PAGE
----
Today I Feel Silly (and other useless emotions)

The long road of martial arts training has many obstacles. There are injuries, which hopefully are few and far between, but when they occur can put you out of commission for weeks. There is the rest of your life, your job, your family, things which you may actually enjoy but which take time away from your training. There are times where your motivation lags, your momentum slows, times when you just don't feel like it.

And sometimes the obstacle is you. Or, in the case of jiu-jitsu, me.

The other day I left jiu-jitsu class in a rare mood: confident. I had done well with the drills. (Meaning that I got them right pretty quickly, executed them effectively and didn't need someone to draw me a blueprint) I had a rolled with a few people and felt in control. That is success in my book. Not that I beat anyone, although I do get the occasional submission nowadays, but that I felt that I was in control. I defended and escaped when I wanted to. I tried moves when they were appropriate. I rolled like a blue belt instead of a spazzy mess. If I do that, then it was a good day on the mats.

I got a compliment in class from another blue belt with whom I had not rolled in awhile. He said I was looking much better. And he was right, I am looking better. But as I was walking home something interesting occurred to me. Although I have made many leaps in jiu-jitsu over the past few months, the one that was most important was the one that was inside my own head.

When I was new, and for a long time after, I wouldn't do much while rolling. Part of it was of course that I didn't know much. But that was a small part. Sometimes I was afraid to try a move and fail, or I was afraid to try a move on a higher belt and be in some way inappropriate. But mostly I was afraid of looking silly.  I was like a 14 year old on her first day of high school; awkward, embarrassed, uncomfortable in her own skin.  Basically, I was jiu-jitsu shy.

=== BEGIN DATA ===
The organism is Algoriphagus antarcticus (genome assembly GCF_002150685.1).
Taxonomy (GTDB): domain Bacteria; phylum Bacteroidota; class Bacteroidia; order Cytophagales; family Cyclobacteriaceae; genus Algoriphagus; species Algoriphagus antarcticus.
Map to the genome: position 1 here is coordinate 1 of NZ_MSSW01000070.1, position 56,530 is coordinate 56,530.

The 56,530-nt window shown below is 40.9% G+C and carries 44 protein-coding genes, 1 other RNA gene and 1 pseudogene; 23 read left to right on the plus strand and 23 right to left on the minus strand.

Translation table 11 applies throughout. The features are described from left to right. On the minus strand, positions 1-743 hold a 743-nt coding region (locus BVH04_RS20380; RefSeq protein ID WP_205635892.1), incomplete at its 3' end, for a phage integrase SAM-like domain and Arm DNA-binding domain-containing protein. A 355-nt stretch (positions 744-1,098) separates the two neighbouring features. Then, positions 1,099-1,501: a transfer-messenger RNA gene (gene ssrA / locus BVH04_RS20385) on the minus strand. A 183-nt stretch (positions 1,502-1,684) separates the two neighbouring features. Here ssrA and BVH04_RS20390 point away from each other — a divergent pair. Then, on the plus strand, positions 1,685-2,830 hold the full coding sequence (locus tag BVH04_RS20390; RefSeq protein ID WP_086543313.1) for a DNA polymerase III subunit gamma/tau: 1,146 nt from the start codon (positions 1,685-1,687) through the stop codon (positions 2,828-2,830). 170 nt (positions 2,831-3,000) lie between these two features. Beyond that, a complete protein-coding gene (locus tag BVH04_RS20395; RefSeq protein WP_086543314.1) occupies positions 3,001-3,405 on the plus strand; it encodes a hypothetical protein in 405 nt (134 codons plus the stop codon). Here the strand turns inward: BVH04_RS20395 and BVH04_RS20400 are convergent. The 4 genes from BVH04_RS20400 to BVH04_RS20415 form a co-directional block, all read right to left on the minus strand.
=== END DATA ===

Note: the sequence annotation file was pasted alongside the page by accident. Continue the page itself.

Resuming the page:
It wasn't the physical contact. I mean sure, having a strange man wrapped up in my guard was a little weird at first but I stopped noticing that pretty quickly.  (It is amazing how fast really odd positions become totally normal. Except for "north-south". No amount of training will ever make that comfortable. Ever.) My problem was that I was honestly afraid of feeling (and looking) stupid. So I get in a position, scan my brain to see what I know from that position, then freeze and do nothing.

The truth is I probably had the potential for success much sooner, if I could have just gotten out of my own way. If I had been a bit more confident to begin with. Some people are. Some people jump right in there, regardless of how much or how little they know. But despite twenty plus years of karate, when I got on the mats I was truly a beginner again. And boy did I feel like one!

It took me a year an a half to get over this annoying hangup, and I would be lying if I said that I don't still feel it sometimes. But I am finally growing up.  I don't know if its the blue belt (as if its mere presence gives me some kind of legitimacy) or the training hours finally adding up, or the simple fact that the dudes in my guard are no longer strangers. But if I was 14 then, perhaps I am now graduating high school?

As a fourth degree black belt in karate, I naively thought jiu-jitsu would come easily to me. When it didn't I was disappointed, frustrated, and yes, embarrassed. But now I kind of like it. I like how truly awful I was in the beginning (boy did I suck!) , it makes the small improvements I make now feel that more meaningful. Now, if I get my purple belt someday, my brown belt, perhaps even the elusive BJJ black belt, it will be a truly impressive feat to my once insecure mind.

In other words...
College, here I come!


  1. Learning jiu-jitsu is never an easy thing, Jenn. We are all very much aware of that fact. That is why I would like to commend you for your dedication and for coming this far. The training may not have been a good start for you, but you still managed to continue. Making a few mistakes and struggling with some movements and positions at first are normal. The important thing is that you did not give up and that you still managed to carry on with the training and allow yourself to improve.

    Saundra Tosh

  2. Thanks Saundra! I am definitely a work in progress. :-)


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